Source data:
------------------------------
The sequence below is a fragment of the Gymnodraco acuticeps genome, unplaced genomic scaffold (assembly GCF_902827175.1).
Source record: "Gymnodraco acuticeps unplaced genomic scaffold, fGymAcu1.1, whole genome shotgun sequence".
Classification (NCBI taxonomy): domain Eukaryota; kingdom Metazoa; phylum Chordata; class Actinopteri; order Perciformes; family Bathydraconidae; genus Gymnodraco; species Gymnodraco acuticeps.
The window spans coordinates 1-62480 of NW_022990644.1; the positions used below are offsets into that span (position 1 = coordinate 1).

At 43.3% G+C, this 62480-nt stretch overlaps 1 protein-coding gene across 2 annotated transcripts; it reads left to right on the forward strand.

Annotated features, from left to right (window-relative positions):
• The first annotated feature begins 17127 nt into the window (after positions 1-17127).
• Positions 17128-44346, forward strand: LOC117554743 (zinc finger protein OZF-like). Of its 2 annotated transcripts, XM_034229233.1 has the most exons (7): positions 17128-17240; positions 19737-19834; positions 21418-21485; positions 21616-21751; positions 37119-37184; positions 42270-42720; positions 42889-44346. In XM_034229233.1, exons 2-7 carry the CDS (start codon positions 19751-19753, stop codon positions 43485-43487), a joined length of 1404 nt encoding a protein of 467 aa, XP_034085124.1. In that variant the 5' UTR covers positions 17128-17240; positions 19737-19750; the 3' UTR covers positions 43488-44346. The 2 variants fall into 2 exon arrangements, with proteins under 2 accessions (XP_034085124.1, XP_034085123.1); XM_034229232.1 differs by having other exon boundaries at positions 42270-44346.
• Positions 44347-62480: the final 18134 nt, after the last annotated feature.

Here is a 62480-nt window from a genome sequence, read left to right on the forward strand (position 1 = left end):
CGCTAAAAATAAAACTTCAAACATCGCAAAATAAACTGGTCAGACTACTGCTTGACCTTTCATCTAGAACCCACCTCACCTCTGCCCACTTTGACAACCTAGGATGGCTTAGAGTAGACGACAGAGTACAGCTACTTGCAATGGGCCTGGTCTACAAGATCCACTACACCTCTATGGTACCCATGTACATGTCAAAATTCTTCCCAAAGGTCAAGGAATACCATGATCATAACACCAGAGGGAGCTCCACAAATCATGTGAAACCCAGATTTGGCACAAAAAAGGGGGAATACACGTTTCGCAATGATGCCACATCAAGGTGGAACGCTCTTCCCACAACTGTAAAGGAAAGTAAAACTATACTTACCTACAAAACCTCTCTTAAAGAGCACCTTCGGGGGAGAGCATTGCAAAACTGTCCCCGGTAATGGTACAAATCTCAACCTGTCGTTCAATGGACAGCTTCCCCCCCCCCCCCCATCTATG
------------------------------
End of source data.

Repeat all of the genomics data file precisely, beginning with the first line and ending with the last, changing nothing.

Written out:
The sequence below is a fragment of the Gymnodraco acuticeps genome, unplaced genomic scaffold (assembly GCF_902827175.1).
Source record: "Gymnodraco acuticeps unplaced genomic scaffold, fGymAcu1.1, whole genome shotgun sequence".
Classification (NCBI taxonomy): domain Eukaryota; kingdom Metazoa; phylum Chordata; class Actinopteri; order Perciformes; family Bathydraconidae; genus Gymnodraco; species Gymnodraco acuticeps.
The window spans coordinates 1-62480 of NW_022990644.1; the positions used below are offsets into that span (position 1 = coordinate 1).

At 43.3% G+C, this 62480-nt stretch overlaps 1 protein-coding gene across 2 annotated transcripts; it reads left to right on the forward strand.

Annotated features, from left to right (window-relative positions):
• The first annotated feature begins 17127 nt into the window (after positions 1-17127).
• Positions 17128-44346, forward strand: LOC117554743 (zinc finger protein OZF-like). Of its 2 annotated transcripts, XM_034229233.1 has the most exons (7): positions 17128-17240; positions 19737-19834; positions 21418-21485; positions 21616-21751; positions 37119-37184; positions 42270-42720; positions 42889-44346. In XM_034229233.1, exons 2-7 carry the CDS (start codon positions 19751-19753, stop codon positions 43485-43487), a joined length of 1404 nt encoding a protein of 467 aa, XP_034085124.1. In that variant the 5' UTR covers positions 17128-17240; positions 19737-19750; the 3' UTR covers positions 43488-44346. The 2 variants fall into 2 exon arrangements, with proteins under 2 accessions (XP_034085124.1, XP_034085123.1); XM_034229232.1 differs by having other exon boundaries at positions 42270-44346.
• Positions 44347-62480: the final 18134 nt, after the last annotated feature.

Here is a 62480-nt window from a genome sequence, read left to right on the forward strand (position 1 = left end):
CGCTAAAAATAAAACTTCAAACATCGCAAAATAAACTGGTCAGACTACTGCTTGACCTTTCATCTAGAACCCACCTCACCTCTGCCCACTTTGACAACCTAGGATGGCTTAGAGTAGACGACAGAGTACAGCTACTTGCAATGGGCCTGGTCTACAAGATCCACTACACCTCTATGGTACCCATGTACATGTCAAAATTCTTCCCAAAGGTCAAGGAATACCATGATCATAACACCAGAGGGAGCTCCACAAATCATGTGAAACCCAGATTTGGCACAAAAAAGGGGGAATACACGTTTCGCAATGATGCCACATCAAGGTGGAACGCTCTTCCCACAACTGTAAAGGAAAGTAAAACTATACTTACCTACAAAACCTCTCTTAAAGAGCACCTTCGGGGGAGAGCATTGCAAAACTGTCCCCGGTAATGGTACAAATCTCAACCTGTCGTTCAATGGACAGCTTCCCCCCCCCCCCCCATCTATG